Bilingualism and multilingualism are becoming increasingly important topics of study around the world.
In this day and age, where it is possible to travel anywhere in the world, where information is shared in all languages almost instantaneously and where mastering a second language opens up a whole new array of professional avenues, it seems quite normal to wonder about the advantages of bilingualism and multilingualism.
While you don’t grow new brain cells as you age, learning a new language can help keep your brain sharp and active as you get older. The more intense the brain activity, the more the brain’s capacities continue to develop. It is completely possible to learn a second or third language at any age!
But what are the benefits of speaking one or more languages?
A sharper mind
According to research by Ana Inés Ansaldo of the University of Montreal, bilingual brains have a “neuronal reserve,” meaning that they have more gray matter than the brains of monolinguals. This according to research by Ana Inés Ansaldo of the University of Montreal.
In fact, people who master two or more languages have faster, more efficient brain activity. This is because bilinguals must constantly choose between the two sets of vocabulary present in their memory, creating a greater number of nerve connections than a monolingual person might.
Bilinguals filter information better. Thanks to their ability to juggle two sets of vocabulary, bilinguals are quicker to use precise vocabulary and to identify the information they really need.
This mental acuity is also evident in crisis situations. Bilinguals often find it easier to solve problems and are quicker to deal with them.
A stronger professional life
Speaking several languages allows you to develop your career and expand your career path by opening new doors. This can mean promotions and better communication with clients, which can increase your income.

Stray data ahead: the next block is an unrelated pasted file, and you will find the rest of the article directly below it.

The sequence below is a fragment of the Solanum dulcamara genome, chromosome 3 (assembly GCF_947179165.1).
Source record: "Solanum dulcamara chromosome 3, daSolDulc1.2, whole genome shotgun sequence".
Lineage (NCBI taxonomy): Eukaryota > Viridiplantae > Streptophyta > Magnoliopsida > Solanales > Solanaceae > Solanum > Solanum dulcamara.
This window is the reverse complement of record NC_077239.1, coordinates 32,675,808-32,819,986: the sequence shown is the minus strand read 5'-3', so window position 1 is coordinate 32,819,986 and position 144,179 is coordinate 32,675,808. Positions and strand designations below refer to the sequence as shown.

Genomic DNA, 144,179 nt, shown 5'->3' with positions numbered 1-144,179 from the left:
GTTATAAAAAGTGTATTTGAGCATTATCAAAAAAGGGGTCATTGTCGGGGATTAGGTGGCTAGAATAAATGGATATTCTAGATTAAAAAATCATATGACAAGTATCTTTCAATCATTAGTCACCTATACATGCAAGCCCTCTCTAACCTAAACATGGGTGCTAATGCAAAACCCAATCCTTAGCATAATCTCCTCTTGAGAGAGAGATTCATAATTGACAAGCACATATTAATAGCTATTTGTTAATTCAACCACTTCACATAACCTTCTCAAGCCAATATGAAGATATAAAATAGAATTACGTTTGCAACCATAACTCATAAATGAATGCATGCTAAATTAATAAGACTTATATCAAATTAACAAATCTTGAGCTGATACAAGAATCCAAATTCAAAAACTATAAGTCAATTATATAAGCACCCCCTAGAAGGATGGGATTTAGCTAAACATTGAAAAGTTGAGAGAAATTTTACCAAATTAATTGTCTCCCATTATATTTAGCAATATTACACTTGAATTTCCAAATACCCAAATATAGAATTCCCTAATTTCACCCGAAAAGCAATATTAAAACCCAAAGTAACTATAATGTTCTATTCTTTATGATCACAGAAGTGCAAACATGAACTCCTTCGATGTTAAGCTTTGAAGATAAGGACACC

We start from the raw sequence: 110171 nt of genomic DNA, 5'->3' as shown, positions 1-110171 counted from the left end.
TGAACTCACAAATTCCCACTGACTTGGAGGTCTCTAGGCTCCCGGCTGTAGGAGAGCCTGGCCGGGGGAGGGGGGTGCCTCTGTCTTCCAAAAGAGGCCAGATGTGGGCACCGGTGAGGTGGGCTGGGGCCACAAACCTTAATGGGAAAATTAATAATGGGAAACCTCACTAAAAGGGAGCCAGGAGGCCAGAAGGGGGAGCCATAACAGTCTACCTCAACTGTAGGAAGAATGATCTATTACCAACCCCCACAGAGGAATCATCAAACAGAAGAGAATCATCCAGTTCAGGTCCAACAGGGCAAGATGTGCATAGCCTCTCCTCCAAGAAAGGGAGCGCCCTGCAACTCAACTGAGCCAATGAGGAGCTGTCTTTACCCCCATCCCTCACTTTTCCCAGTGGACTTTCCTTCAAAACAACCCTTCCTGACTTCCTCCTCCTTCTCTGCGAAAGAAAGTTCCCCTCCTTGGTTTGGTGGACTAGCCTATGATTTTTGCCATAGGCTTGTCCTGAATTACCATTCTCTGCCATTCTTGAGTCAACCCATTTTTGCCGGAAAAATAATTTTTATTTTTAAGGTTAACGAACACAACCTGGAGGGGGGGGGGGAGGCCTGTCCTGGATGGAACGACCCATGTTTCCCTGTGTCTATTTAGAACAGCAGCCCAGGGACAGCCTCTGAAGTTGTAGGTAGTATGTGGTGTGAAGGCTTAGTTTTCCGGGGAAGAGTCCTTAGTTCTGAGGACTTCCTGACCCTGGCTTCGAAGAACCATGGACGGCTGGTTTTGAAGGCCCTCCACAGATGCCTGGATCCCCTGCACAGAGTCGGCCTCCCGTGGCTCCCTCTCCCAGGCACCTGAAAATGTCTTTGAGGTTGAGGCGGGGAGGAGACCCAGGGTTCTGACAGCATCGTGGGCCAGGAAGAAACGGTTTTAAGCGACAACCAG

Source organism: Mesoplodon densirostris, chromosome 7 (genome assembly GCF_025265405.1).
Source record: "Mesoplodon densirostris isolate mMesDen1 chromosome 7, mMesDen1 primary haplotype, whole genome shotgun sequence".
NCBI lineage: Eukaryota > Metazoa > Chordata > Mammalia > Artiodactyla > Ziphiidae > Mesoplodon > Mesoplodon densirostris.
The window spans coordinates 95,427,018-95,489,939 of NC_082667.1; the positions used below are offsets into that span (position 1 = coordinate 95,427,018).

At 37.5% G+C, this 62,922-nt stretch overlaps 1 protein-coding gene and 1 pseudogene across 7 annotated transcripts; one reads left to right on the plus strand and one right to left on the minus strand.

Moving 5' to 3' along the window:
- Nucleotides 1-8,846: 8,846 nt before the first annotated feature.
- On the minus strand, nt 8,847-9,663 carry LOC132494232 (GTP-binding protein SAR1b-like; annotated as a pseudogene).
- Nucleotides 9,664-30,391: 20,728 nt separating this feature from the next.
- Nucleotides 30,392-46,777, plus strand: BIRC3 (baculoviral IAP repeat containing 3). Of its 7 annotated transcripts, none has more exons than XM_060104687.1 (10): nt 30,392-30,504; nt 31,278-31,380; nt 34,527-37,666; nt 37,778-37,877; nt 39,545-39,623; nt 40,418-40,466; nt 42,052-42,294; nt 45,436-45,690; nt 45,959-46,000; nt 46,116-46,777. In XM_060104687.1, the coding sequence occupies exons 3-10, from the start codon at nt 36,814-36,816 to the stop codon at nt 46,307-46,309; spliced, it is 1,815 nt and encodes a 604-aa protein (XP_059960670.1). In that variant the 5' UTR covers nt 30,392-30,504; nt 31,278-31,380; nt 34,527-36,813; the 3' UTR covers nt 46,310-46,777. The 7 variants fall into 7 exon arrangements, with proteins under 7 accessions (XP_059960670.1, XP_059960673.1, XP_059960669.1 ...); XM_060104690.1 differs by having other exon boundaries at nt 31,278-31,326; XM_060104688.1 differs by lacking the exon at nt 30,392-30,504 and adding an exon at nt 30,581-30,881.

If you are looking for a job, being multilingual is a real asset and can greatly improve your job prospects.
Several languages, several cultures
You cannot fully learn a language without learning the culture to which it belongs.
This multiculturalism offers an open-mindedness that is often exceptional to language learners. By having a tool for comparison, they are able to analyze their native culture and more easily accept others’ cultures.
The social and community benefits of bilingualism, such as heritage continuity, cultural vitality, informed and responsible citizenship, improved educational outcomes, social and economic inclusion, and networking and social relationships all contribute to bilingual students’ success.
Nimble minds, improved health
A 2010 study by a group of neuropsychology researchers at Baycrest in Canada showed that bilingualism can slow the progress of Alzheimer’s disease.
Since then, several studies have shown that bilingual people with this degenerative disease develop symptoms much later than patients who speak only one language.
In other words, being bilingual is truly an investment in the future.
The good news is that you don’t have to be perfectly bilingual to enjoy these advantages. All you have to do is start learning a second language and work on it regularly.